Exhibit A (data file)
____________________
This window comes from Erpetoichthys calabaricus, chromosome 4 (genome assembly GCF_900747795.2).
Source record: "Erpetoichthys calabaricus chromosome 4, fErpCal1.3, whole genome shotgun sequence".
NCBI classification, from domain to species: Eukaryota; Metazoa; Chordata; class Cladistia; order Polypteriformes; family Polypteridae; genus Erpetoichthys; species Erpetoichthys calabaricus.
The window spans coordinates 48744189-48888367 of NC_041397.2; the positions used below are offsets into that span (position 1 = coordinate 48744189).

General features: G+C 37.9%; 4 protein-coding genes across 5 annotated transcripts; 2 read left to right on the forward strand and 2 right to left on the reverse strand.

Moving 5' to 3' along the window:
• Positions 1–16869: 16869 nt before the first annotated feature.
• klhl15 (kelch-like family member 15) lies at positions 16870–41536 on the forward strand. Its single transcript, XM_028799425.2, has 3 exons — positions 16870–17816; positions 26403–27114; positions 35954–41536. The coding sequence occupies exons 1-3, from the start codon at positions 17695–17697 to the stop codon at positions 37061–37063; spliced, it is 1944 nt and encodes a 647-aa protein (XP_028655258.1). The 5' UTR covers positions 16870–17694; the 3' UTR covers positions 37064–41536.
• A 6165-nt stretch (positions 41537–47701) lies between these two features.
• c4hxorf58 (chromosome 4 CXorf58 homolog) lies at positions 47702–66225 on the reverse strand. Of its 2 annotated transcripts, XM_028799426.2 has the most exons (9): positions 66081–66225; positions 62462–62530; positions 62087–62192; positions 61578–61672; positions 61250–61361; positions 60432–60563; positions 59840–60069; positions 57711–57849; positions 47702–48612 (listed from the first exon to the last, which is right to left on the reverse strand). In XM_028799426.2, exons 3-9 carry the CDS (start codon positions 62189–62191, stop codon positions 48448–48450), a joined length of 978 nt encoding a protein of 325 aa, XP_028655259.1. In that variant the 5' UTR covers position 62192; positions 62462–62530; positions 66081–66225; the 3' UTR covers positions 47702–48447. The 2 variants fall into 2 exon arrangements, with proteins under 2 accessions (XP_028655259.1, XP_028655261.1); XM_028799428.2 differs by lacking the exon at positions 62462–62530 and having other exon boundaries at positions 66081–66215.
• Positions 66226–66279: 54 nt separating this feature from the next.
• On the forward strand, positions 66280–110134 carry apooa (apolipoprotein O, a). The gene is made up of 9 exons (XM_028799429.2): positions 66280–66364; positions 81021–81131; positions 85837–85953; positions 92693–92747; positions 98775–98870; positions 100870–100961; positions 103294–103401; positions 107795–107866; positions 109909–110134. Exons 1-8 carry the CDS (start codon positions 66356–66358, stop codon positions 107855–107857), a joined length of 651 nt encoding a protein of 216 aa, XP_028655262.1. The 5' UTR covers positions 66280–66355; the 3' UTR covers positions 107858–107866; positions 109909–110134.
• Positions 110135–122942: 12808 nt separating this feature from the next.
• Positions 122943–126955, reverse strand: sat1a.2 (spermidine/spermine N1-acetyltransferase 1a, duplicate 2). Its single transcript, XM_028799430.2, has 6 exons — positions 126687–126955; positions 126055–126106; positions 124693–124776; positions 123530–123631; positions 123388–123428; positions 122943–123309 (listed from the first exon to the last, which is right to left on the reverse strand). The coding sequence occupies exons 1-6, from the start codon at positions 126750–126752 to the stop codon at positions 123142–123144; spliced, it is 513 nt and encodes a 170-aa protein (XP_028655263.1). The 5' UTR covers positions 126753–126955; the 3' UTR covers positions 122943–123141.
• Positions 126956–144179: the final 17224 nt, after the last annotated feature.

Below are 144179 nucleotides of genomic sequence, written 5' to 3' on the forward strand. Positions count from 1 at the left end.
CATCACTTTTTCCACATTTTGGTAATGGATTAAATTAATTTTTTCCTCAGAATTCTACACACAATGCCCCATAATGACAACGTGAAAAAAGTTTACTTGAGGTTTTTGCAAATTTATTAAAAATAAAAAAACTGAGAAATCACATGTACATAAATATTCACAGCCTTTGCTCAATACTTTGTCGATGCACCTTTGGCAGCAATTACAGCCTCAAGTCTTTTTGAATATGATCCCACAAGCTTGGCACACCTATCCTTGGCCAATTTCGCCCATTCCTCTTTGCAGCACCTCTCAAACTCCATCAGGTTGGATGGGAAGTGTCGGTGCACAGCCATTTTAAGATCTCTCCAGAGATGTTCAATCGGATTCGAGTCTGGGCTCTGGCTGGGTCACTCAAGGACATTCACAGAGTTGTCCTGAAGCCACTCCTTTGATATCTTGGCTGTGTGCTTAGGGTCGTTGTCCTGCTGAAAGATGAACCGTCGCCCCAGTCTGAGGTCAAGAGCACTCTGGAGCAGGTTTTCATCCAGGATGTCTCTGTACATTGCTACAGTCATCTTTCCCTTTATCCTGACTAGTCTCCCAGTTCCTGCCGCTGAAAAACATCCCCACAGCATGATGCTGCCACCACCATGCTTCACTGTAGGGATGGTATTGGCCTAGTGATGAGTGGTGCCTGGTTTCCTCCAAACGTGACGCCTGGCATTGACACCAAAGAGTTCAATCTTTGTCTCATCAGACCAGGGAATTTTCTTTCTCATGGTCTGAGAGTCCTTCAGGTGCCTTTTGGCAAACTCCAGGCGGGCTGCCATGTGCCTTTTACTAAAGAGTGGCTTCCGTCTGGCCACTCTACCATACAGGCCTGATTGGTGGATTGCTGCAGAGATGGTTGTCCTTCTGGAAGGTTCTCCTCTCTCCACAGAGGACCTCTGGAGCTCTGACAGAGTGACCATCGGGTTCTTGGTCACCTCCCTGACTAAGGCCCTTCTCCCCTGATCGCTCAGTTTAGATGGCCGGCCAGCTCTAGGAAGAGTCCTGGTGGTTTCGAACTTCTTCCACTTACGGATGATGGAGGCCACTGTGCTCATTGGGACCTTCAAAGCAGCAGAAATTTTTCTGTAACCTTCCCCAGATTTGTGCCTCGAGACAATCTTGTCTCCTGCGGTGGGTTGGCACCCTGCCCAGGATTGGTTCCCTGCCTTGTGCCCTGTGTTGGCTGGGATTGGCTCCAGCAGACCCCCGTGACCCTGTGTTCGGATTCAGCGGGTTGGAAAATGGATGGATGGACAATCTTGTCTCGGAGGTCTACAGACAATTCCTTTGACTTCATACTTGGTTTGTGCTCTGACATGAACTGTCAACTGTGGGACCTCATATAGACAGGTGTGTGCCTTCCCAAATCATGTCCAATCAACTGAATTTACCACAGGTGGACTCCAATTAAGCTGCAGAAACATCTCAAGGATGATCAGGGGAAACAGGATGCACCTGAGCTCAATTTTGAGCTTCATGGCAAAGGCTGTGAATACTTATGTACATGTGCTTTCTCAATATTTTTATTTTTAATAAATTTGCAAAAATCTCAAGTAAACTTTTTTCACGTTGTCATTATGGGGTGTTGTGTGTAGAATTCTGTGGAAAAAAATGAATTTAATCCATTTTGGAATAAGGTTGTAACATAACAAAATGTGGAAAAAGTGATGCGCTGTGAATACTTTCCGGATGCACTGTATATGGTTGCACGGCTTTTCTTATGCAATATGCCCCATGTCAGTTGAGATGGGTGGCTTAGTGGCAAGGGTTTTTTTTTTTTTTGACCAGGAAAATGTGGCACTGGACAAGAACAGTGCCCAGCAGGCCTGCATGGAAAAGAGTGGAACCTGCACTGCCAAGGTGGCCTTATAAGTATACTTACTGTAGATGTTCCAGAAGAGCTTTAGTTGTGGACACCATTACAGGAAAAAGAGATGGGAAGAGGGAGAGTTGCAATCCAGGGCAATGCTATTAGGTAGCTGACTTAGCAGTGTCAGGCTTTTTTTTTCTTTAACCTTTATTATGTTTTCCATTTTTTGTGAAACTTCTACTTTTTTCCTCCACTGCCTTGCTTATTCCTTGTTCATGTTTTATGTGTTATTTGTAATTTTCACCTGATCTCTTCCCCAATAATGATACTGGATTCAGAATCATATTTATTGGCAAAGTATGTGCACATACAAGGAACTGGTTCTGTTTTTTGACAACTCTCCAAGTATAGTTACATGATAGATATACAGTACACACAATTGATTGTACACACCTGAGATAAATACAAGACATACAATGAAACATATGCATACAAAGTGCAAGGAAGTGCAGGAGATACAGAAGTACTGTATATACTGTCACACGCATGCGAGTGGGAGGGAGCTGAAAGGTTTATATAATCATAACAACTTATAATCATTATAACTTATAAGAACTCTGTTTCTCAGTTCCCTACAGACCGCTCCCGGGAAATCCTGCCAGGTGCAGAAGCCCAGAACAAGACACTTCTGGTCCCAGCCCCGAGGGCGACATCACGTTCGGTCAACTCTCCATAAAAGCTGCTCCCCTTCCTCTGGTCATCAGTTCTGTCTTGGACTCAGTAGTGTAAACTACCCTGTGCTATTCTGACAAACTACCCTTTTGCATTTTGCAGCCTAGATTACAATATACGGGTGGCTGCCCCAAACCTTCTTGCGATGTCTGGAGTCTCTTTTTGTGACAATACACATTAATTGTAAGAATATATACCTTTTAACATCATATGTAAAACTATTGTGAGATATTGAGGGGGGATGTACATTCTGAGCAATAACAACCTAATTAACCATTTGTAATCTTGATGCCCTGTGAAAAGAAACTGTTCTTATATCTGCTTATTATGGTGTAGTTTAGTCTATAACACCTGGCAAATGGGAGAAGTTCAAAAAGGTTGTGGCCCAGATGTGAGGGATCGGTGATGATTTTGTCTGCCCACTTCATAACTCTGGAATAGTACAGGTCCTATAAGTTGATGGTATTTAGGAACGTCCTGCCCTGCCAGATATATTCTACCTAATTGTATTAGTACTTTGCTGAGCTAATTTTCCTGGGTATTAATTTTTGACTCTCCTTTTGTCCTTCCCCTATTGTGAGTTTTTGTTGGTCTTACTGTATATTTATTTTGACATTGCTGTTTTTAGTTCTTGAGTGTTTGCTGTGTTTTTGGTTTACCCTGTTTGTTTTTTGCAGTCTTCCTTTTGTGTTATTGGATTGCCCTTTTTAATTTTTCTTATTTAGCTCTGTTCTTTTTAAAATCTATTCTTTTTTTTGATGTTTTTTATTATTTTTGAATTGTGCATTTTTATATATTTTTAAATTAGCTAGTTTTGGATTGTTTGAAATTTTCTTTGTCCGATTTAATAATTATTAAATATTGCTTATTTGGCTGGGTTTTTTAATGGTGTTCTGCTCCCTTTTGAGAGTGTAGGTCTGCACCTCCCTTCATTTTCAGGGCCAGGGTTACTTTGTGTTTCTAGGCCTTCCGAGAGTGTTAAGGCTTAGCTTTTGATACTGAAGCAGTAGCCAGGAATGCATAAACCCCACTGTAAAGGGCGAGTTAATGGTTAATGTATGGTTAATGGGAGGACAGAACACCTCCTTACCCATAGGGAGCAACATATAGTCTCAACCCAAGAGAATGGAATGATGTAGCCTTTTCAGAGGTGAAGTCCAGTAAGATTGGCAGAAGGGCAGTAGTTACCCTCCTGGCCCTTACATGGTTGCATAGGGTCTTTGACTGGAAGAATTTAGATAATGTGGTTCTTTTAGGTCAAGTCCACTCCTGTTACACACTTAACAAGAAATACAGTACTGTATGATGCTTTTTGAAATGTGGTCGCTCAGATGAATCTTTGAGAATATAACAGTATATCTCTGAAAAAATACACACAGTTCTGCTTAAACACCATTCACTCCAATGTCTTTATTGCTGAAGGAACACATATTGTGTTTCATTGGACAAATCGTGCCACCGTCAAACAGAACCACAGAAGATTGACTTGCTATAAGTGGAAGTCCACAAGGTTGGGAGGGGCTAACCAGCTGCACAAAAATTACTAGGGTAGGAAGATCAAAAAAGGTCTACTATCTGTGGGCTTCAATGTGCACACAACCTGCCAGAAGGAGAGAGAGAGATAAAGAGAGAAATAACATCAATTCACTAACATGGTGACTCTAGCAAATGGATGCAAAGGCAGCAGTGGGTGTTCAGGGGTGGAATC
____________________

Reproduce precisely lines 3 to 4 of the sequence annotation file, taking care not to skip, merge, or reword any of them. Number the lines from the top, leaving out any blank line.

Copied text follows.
NCBI classification, from domain to species: Eukaryota; Metazoa; Chordata; class Cladistia; order Polypteriformes; family Polypteridae; genus Erpetoichthys; species Erpetoichthys calabaricus.
The window spans coordinates 48744189-48888367 of NC_041397.2; the positions used below are offsets into that span (position 1 = coordinate 48744189).